Most companies take into account what your personal goal might be. Some become art leads and art directors, some become principle artists who still gets to make art rather than manage people, others go on entirely different tracks.

    18. What are these pros and cons of the promotions?

    Management jobs tend to mean more overall influence on a project as well as higher pay. However, you won't get to do as much art since you'll be managing fuzzy human stuff. It all depends on your personality. Top-tier artists get paid really well also.

    ====

    Hope this helps Don't hesitate to send a PM if you have more questions.

    Last edited by Nightblue; August 31st, 2010 at 05:47 AM.
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  21. #14
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    got 1 more question to add to all that

    What programs are good to be familier with?

    My Sketchbook http://www.conceptart.org/forums/sho...d.php?t=239346


    -In the beginning there was nothing, which exploded.-
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    A digital paint program like photoshop or painter and a 3d modeling program like Max or maya. Plus the ability to sketch out your ideas on the spot. Once you learn a program other programs become easy to learn because they all work the same. An example is it toook me six months to learn maya but only a month to learn max because it was just finding things at that point and learning the interface more than learning how to model and texture all over again.

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    Quote Originally Posted by dpaint View Post
    The first question doesn't matter because what I make or started out making won't be the same for you, most likely you'll make less than I did. Get as much as you can, be a better artist and work harder than your team mates who will be making the same, and you will rise to the top.
    I have heard the "how much does *instert job here* make" question soooo many times. Sometimes directed at a person (like a teacher) and sometimes simply generally asked...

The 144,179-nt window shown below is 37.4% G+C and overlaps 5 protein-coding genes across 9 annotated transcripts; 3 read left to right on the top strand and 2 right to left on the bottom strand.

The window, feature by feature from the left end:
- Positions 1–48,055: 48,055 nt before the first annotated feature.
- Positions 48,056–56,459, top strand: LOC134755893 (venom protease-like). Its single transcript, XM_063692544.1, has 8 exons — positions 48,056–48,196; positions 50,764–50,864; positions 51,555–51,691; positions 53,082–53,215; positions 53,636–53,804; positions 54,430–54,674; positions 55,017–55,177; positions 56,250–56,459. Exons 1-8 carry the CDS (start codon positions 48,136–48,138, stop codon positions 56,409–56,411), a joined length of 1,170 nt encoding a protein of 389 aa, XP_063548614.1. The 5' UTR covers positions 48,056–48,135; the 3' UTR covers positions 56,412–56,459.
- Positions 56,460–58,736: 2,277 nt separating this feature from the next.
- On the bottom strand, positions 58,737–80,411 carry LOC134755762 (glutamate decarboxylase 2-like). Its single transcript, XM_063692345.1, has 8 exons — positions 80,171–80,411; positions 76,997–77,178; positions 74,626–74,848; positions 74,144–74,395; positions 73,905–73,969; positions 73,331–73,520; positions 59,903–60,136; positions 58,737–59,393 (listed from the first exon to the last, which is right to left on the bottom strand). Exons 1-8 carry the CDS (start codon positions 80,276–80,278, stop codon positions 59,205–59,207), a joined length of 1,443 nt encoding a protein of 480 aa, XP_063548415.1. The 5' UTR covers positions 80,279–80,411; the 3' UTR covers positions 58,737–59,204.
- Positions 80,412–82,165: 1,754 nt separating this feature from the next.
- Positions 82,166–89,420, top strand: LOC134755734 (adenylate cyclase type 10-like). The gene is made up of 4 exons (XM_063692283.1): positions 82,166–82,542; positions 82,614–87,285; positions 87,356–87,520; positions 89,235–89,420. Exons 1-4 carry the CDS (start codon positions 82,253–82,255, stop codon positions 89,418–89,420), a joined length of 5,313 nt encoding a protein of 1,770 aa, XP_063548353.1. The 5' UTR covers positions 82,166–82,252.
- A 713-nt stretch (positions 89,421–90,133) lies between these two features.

And never has anyone actually answered it. Always the "well, it depends" dodge. The thing is, those asking the question have no clue (not even a ballpark) to understand what the "it depends" answer means. Does it mean 10,000 a year? Does it mean 500,000 a year?

    Other than google searches (which turn up a range of 30k to over 100k and even towards 200k).... no one seems to want to actually talk about it.

    I think it is because artists don't even talk within the industry. Everyone keeps it secret because they are afraid of how they "stack up" to others. Which makes a PERFECT environment for employers to pay one person 30k a year and another 50k for the same work ... because one person doesn't understand how much he should make.

    People don't even have to answer it about their own paycheck! They could just address the question by saying "well, I would guess a person in this field with 1 year experience would make a ballpark of 50-60k" ...which wouldn't even apply to the person answering (but at least it would be a real answer for people to off of).

    No one wants to talk about money, but it is a pretty important thing for people to know going into a career path.... o.O

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    Quote Originally Posted by Ivory_Oasis View Post
    I have heard the "how much does *insert job here* make" question soooo many times. Sometimes directed at a person (like a teacher) and sometimes simply generally asked...

    blah blah blah

    No one wants to talk about money, but it is a pretty important thing for people to know going into a career path.... o.O
    As previously stated, enough to comfortably sustain yourself. The reason I want to get into this field, and why information on salaries is so sparse, is because I love creating art and I think I will be able to live a happy life getting paid to do so. I don't particularly care how much, and my opinion of people who do is that they should go into investment banking.

    If your passion is for art, make art. If your passion is for Labradors, breed them. If your passion is for money, make money.

    I think there's a romanticized image of an impoverished artist floating around in the publics mind that causes those who want to get into the industry to worry about such things, but I think in truth that only applies to those who don't have the necessary level of skill to succeed.